[T]he remains of a man were found in the ruins of the Eureka Lodging house on Fourth street. With the remains were a few coins and the remnants of a watch.


Remains of the Saint Rose Hotel on the corner of Fourth and A, looking east
Remains of the Saint Rose Hotel on the corner of Fourth and A, looking east

Those days were a swirl of confusion, and the town’s newspapers, struggling to publish anything at all using a small newsletter press owned by the business school, reported events as well as they possibly could. But mistakes were made, even about something as serious as the finding the dead. The body of Smith Davidson, for example, was found twice, presumably in different locations. On the 21st, it was noted that “the remains of Smith Davidson were recovered this morning from the ruins of the Kinslow building above C. A. Wright & Co.’s store.” Then six days later, “A portion of a human body was found in the ruins at the entrance to the stairway leading to Mrs. Loughery’s rooming house this morning. It is supposed to be the remains of Smith Davidson.”

Then there’s the mystery of “Miss Excela,” part of the “Sensational Gun Jugglers and Fencers” act that was appearing at the Novelty Theatre that week. The April 19 death list listed “Miss Excelsa, Novelty theatre,” then two days later, “The remains of Miss Excelsa, the Novelty actress, and a little girl, identity unknown, were found this morning and taken to the morgue. The body of the latter was taken from the ruins of the Ramona lodging house.” A full profile of her can be read here: “SEEKING MISS EXCELSA.”

There is also the disappearance of Fred Thurber; nearly two weeks after the quake, the following item appeared; apparently his whereabouts are still unknown.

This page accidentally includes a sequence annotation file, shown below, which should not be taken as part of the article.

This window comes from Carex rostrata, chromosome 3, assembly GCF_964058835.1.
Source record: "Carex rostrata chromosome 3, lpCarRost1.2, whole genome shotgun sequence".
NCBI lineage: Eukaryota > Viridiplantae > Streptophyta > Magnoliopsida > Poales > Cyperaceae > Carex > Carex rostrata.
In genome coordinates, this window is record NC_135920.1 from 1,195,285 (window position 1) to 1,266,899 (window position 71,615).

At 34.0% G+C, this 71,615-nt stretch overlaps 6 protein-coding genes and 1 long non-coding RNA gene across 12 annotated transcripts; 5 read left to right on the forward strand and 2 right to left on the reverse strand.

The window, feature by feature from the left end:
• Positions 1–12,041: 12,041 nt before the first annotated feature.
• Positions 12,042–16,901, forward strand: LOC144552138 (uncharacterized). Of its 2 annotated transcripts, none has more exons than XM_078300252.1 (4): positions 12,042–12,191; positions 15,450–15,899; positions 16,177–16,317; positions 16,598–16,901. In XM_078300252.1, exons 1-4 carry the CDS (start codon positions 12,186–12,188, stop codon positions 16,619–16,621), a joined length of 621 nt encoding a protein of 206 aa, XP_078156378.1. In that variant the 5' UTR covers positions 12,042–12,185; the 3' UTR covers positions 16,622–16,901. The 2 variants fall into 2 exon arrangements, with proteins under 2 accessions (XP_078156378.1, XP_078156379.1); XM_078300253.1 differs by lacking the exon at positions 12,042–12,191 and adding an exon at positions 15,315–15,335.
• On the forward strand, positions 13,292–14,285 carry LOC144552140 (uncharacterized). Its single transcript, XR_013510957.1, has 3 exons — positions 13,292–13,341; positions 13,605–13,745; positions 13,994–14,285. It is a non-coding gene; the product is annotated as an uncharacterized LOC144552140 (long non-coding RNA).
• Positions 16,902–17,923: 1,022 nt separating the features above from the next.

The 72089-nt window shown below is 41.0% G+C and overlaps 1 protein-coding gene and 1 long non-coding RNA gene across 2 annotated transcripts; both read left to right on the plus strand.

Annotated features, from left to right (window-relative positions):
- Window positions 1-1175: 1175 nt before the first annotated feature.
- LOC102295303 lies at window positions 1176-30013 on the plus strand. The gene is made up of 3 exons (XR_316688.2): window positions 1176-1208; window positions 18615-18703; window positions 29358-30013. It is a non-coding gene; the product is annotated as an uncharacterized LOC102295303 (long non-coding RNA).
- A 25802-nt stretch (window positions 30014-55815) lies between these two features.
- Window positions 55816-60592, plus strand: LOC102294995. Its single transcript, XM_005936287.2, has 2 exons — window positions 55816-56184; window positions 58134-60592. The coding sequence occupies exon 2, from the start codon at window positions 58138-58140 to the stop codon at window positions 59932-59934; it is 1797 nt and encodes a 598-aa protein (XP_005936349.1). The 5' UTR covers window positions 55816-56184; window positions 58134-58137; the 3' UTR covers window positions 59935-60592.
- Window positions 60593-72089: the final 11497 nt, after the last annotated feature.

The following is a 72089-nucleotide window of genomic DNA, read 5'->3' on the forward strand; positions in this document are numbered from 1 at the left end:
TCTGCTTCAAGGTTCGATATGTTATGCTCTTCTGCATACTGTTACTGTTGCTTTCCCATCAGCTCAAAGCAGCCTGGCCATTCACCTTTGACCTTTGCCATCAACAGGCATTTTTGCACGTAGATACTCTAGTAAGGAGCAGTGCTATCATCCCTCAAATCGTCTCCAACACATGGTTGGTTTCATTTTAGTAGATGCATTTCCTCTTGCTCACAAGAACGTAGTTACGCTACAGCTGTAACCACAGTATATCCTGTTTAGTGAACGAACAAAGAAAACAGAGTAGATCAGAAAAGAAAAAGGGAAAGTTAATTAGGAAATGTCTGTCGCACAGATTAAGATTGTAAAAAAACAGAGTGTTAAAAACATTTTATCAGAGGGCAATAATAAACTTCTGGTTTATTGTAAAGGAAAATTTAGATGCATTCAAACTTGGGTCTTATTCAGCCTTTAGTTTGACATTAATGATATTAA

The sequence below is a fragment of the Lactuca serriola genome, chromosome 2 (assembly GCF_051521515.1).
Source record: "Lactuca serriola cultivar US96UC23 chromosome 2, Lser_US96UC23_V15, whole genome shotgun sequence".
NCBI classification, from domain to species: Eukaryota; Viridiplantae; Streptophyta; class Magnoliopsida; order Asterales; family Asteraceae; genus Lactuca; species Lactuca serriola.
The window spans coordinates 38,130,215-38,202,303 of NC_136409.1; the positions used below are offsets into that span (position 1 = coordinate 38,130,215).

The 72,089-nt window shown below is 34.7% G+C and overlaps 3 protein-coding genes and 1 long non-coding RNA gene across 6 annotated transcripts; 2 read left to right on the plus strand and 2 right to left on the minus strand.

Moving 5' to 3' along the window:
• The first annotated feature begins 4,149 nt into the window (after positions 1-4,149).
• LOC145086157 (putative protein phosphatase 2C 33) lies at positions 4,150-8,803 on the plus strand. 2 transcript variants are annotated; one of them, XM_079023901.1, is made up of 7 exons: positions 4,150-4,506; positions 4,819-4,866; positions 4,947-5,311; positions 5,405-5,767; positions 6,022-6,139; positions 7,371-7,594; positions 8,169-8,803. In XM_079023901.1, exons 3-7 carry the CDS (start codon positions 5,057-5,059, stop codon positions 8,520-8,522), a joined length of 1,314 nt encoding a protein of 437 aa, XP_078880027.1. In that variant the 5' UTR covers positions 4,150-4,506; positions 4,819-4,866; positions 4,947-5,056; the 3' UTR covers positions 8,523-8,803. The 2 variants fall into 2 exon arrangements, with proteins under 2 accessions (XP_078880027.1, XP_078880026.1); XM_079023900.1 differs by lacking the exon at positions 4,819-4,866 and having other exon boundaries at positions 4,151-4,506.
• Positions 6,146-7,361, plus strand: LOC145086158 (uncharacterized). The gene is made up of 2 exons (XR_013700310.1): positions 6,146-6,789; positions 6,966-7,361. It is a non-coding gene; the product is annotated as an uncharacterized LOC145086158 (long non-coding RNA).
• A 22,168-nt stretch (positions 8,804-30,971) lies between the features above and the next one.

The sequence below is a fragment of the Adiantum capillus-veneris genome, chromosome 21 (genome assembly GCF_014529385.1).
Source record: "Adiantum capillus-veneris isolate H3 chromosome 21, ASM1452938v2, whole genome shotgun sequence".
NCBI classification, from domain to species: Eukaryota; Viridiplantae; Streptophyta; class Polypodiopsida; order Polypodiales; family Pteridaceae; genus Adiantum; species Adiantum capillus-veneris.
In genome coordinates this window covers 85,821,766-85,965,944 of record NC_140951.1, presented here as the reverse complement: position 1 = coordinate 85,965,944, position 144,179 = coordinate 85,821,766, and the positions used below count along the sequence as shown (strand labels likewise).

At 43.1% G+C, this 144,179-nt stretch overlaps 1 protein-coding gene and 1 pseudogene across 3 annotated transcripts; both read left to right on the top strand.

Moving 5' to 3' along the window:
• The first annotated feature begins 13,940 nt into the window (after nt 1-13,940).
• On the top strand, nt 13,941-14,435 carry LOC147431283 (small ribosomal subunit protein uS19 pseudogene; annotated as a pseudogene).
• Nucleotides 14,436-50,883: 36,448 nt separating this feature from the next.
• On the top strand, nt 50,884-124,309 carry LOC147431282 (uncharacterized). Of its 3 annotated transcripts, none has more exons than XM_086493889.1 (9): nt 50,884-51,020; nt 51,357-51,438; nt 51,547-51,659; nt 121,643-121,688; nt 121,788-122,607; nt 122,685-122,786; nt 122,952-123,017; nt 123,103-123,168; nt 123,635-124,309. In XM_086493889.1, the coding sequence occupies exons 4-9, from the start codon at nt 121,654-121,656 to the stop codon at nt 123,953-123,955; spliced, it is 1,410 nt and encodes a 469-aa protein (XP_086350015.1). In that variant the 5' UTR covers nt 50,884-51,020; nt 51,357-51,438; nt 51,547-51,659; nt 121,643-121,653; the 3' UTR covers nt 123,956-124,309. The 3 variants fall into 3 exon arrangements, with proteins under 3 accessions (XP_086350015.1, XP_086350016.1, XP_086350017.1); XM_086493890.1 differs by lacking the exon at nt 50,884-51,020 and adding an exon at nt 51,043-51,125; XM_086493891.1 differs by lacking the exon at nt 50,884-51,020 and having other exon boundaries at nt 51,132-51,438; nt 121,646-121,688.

Who knew Fred Thurber? Inquiry has been made here for a man named Fred Thurber, supposed to be among the missing of the Alma lodging house ruins. Any one knowing whether or not he was in that house on the night of the disaster will kindly communicate with Mrs. Cunningham, Dutton avenue. The parents and two daughters of the missing man are anxious to get some tidings regarding him.
Notice on wreckage of City Hall. Detail of photograph by James O. Rue, courtesy California Historical Society
Notice on wreckage of City Hall. Detail of photograph by James O. Rue, courtesy California Historical Society

But the sad truth is that we even don’t know for certain how many people died in Santa Rosa on April 18, 1906. The report of the State Earthquake Investigation Commission, which came out over two years later, cites 61 identified dead, at least a dozen “missing.” The Democrat-Republican has the death total as 65 at the end of the month – yet an adjacent item on the very same page mentions the coroner’s inquests that morning included “six unknown persons whose remains were found in the ruins.” When the next list appeared in the Press Democrat the following week, the total was now 69, with the addition of “four unknown dead,” presumably those “six unknown,” downsized for unknown reasons. (NOTE: For further details and a longer discussion, see Body Counts, Part II.)